So you think you can freelance? (updated for 2019)
After 2.5 years of riding the self-employment rollercoaster I wanted to share with you some of the things I've learned along the way. So without further ado, here are my top 5 things to consider when setting up your own business or going freelance. From the front line. #realtalk
1. Put Your Business Head On
So you’ve set up a business or gone freelance. Go you! That's taken enormous amounts of bravery and guts. But the hard work isn’t over. The real challenge is how you continue to get contracts/clients to ensure you not only bring in revenue but also grow your business.
A couple of pieces of advice when first starting out:
Write up a business plan, even if it’s a simple 2-pager to collate your thoughts make sure you write down a simple step-by-step guide on what you want to achieve and how you're going to get there. Check out the Prince's Trust website to get you started. Don't be fooled into thinking you need to have all the answers straight away or have your five and ten year plan mapped out, we've found six months at a time is enough to give you focus and direction.
Work out a pricing strategy. Whether it’s a day rate, a project fee or any other model that works best for your business, you’ll need to work out how you can make money. Make sure you value your time and if possible, only ever discount if you need to. Reduce deliverables rather than the price tag. Know your worth.
When starting out, keep your overheads low. It’s easy to get caught up in wanting the latest equipment or taking clients out to fancy restaurants to win them over. Use your initiative and come up with ideas that don’t break the bank. For Nat and I it was a laptop each, a pack of business cards and a LOT of coffee, well worth it.
Act like a brand. Whether you’re an individual, a two-man band or a small collective you have to market yourself effectively. You need to make sure you have an authentic personal brand that clearly communicates your business offering. Make sure you’re personable – people want to do business with people. Have a website, business cards & social media at the ready. Even if it's simple, you're showing yourself to be someone who has their s**t together.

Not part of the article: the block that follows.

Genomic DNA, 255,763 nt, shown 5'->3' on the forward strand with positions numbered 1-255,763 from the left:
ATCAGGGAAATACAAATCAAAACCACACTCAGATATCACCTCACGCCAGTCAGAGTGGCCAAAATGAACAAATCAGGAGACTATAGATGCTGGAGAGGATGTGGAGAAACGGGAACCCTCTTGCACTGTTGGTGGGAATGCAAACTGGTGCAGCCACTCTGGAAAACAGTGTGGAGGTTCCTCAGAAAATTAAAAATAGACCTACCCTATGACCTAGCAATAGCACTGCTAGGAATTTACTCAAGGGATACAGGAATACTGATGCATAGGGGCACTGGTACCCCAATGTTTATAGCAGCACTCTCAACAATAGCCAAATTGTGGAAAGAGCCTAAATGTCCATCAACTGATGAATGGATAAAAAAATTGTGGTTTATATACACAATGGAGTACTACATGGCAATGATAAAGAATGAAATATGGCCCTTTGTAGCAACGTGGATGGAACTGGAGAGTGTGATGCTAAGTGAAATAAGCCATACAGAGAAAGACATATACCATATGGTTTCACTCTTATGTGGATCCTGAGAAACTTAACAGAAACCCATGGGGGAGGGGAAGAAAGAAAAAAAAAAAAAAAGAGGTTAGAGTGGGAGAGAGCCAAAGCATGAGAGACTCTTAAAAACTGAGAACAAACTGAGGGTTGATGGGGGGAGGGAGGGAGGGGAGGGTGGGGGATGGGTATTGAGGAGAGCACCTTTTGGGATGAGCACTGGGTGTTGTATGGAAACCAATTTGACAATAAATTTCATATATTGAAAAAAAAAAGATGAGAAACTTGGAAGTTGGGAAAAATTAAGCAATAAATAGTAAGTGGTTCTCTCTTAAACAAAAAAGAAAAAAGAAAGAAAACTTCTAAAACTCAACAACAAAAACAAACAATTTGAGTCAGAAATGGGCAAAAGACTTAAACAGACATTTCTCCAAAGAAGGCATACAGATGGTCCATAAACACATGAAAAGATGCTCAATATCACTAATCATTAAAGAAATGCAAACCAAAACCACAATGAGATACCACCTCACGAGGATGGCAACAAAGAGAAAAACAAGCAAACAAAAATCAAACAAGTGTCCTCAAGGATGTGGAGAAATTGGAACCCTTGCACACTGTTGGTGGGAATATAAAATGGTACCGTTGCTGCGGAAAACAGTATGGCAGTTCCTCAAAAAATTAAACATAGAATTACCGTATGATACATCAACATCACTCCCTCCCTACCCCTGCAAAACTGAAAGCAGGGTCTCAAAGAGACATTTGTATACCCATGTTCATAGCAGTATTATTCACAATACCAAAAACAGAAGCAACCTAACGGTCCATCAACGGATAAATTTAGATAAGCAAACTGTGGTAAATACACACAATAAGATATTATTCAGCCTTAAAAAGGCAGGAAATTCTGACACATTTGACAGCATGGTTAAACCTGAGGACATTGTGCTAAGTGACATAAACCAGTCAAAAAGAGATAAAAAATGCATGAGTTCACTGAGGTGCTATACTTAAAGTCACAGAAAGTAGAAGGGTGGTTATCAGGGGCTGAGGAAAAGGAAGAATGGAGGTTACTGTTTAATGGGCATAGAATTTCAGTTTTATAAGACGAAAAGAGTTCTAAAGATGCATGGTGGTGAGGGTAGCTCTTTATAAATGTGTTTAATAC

2. Get your finances in order.
As somebody who has a penchant for exquisite dinners, vintage dresses and multiple bottles of Sancerre I’ve really had to re-consider what’s important when it comes to my personal finances. Whether you’re setting up as a Sole Trader or Limited Company you’ll need to ensure you are on top of your taxes and always have a proportion of savings to cover a quiet month. Finding a good accountant is crucial, they’ll be able to ensure you file everything correctly and give you peace of mind that the tax man isn’t going to destroy your soul at the end of the financial year. I can’t tell you how important getting this right is – you need all of your time & energy spent on your day job, let someone else help you with the administrative/behind the scenes set-up. Don't forget, your time has a price tag, so the longer you spend on a self-assessment or a complex spreadsheet ... the less you're earning from what you're really good at.
Here are some great websites to read up from how to get your head around VAT to which are the best book keeping apps on the market.
VAT calculator - Doing a pesky VAT return? This VAT calculator does the mathematical legwork for you.
FreeAgent - We used this when we upgraded it from a manual process and it is a LIFESAVER, comes free if you have a NatWest Business account too!
Expensify - Keeping track of expenses has never been easier - ditch those paper receipts once and for all!
Small business money saving tips - Have a read of this article on how to get the best business rates & bank account